Mazie Hirono has defeated Ed Case in the primary for the Democratic nomination in Hawaii 58-41. That's at the high end of expectations -- the polling weirdly alternated between statistical ties and polls showing Mazie with a lead close to this outcome. Hirono seems to have a good lead against ex-Governor and Republican nominee Linda Lingle in the general election.
I'm happy to have helped make this a big win, with a $1000 contribution to Hirono and some minor internet volunteer work. When he was in Congress, Ed Case supported the Iraq War all the way through 2006, voted to cut taxes on inheritances and investment income, and was the only Democrat to vote for Jeb Hensarling's amendment eliminating funding for PBS, NPR, and Title IX family planning in 2005. I hope the large margin will make clear that people with that kind of record don't get to be Democratic nominees for Senate seats. The first person who needs to hear that message is Ed Case himself, who ought to give up hopes of a political career with this third consecutive Democratic primary defeat.
I'd also like Democrats far and wide who might have a Senate primary in their futures to keep this result in mind. The way that conservative Republicans, who today call themselves the Tea Party, took control of their party was by winning elections like this. Not only did they keep some moderates out of office, but they scared others into voting like conservatives. The left wing of the Democratic Party hasn't accumulated that awesome a record of victory -- if they did, it'd have a similar effect on moderate Democratic officeholders. One can hope that this is the beginning of similarly awesome things.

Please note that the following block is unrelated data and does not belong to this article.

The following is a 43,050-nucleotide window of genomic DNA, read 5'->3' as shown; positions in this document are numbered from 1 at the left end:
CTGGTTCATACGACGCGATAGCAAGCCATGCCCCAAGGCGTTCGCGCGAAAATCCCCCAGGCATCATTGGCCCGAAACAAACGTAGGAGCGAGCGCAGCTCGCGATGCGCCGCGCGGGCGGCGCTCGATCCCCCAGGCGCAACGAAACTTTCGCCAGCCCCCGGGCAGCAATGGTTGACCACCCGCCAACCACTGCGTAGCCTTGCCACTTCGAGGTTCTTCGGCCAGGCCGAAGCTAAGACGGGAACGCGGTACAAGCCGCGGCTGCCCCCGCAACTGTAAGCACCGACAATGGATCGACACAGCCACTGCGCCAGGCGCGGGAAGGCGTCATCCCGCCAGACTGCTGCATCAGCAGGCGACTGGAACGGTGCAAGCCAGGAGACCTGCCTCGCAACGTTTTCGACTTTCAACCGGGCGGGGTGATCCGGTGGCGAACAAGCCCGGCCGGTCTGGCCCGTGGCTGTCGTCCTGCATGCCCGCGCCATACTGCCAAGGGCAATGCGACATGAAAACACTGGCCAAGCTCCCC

In other good Hawaii news, Tulsi Gabbard defeated Mufi Hanneman 55-34 for the Democratic nomination to the open Congressional seat left by Hirono. (It's Hawaii; people have unusual first names.) There was some concern that Hanneman might be the most conservative Congresscritter in a solidly Democratic seat. Tulsi's views on a lot of issues are unclear, but she took stronger positions in favor of gay marriage and abortion rights this election than Hanneman did.
An interesting result of this weekend's primary is that it gives everyone in Hawaii's 2nd district a chance to vote for a Buddhist for the Senate and a Hindu for the House. This is the seat to which Patsy Mink was re-elected in November 2002 after having died that September. I imagine that voters in the district will have no problem with putting believers in reincarnation in both federal legislative seats.